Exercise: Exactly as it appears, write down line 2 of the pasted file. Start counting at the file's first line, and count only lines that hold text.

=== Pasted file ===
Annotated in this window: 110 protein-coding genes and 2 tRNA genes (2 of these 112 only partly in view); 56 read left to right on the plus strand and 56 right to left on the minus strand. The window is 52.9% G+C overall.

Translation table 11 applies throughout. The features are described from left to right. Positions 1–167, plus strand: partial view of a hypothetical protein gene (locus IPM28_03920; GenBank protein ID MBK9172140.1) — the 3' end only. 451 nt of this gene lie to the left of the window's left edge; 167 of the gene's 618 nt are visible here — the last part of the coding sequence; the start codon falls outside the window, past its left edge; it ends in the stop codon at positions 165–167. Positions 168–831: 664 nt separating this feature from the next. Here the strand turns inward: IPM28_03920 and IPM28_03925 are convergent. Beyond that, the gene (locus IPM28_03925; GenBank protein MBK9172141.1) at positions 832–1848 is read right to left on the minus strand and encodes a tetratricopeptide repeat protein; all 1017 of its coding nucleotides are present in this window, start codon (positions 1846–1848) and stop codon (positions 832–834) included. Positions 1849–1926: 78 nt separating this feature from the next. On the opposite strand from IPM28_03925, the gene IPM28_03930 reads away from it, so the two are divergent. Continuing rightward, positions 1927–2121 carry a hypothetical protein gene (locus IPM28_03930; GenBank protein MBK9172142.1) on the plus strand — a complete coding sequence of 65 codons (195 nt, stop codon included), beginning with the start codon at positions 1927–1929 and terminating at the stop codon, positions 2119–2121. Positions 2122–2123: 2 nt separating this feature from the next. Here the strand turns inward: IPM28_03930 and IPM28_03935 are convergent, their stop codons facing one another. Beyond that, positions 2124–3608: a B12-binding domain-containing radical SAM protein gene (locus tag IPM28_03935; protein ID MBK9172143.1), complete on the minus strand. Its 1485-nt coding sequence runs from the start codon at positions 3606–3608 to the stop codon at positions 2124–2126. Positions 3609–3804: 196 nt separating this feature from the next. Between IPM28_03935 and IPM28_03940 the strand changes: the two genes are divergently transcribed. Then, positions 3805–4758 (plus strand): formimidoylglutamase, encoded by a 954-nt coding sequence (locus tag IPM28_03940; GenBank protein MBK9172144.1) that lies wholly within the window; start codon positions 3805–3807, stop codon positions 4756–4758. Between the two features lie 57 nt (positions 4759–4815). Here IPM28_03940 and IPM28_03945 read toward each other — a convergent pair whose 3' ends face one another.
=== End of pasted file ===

Translation table 11 applies throughout. The features are described from left to right. Positions 1–167, plus strand: partial view of a hypothetical protein gene (locus IPM28_03920; GenBank protein ID MBK9172140.1) — the 3' end only. 451 nt of this gene lie to the left of the window's left edge; 167 of the gene's 618 nt are visible here — the last part of the coding sequence; the start codon falls outside the window, past its left edge; it ends in the stop codon at positions 165–167. Positions 168–831: 664 nt separating this feature from the next. Here the strand turns inward: IPM28_03920 and IPM28_03925 are convergent. Beyond that, the gene (locus IPM28_03925; GenBank protein MBK9172141.1) at positions 832–1848 is read right to left on the minus strand and encodes a tetratricopeptide repeat protein; all 1017 of its coding nucleotides are present in this window, start codon (positions 1846–1848) and stop codon (positions 832–834) included. Positions 1849–1926: 78 nt separating this feature from the next. On the opposite strand from IPM28_03925, the gene IPM28_03930 reads away from it, so the two are divergent. Continuing rightward, positions 1927–2121 carry a hypothetical protein gene (locus IPM28_03930; GenBank protein MBK9172142.1) on the plus strand — a complete coding sequence of 65 codons (195 nt, stop codon included), beginning with the start codon at positions 1927–1929 and terminating at the stop codon, positions 2119–2121. Positions 2122–2123: 2 nt separating this feature from the next. Here the strand turns inward: IPM28_03930 and IPM28_03935 are convergent, their stop codons facing one another. Beyond that, positions 2124–3608: a B12-binding domain-containing radical SAM protein gene (locus tag IPM28_03935; protein ID MBK9172143.1), complete on the minus strand. Its 1485-nt coding sequence runs from the start codon at positions 3606–3608 to the stop codon at positions 2124–2126. Positions 3609–3804: 196 nt separating this feature from the next. Between IPM28_03935 and IPM28_03940 the strand changes: the two genes are divergently transcribed. Then, positions 3805–4758 (plus strand): formimidoylglutamase, encoded by a 954-nt coding sequence (locus tag IPM28_03940; GenBank protein MBK9172144.1) that lies wholly within the window; start codon positions 3805–3807, stop codon positions 4756–4758. Between the two features lie 57 nt (positions 4759–4815). Here IPM28_03940 and IPM28_03945 read toward each other — a convergent pair whose 3' ends face one another.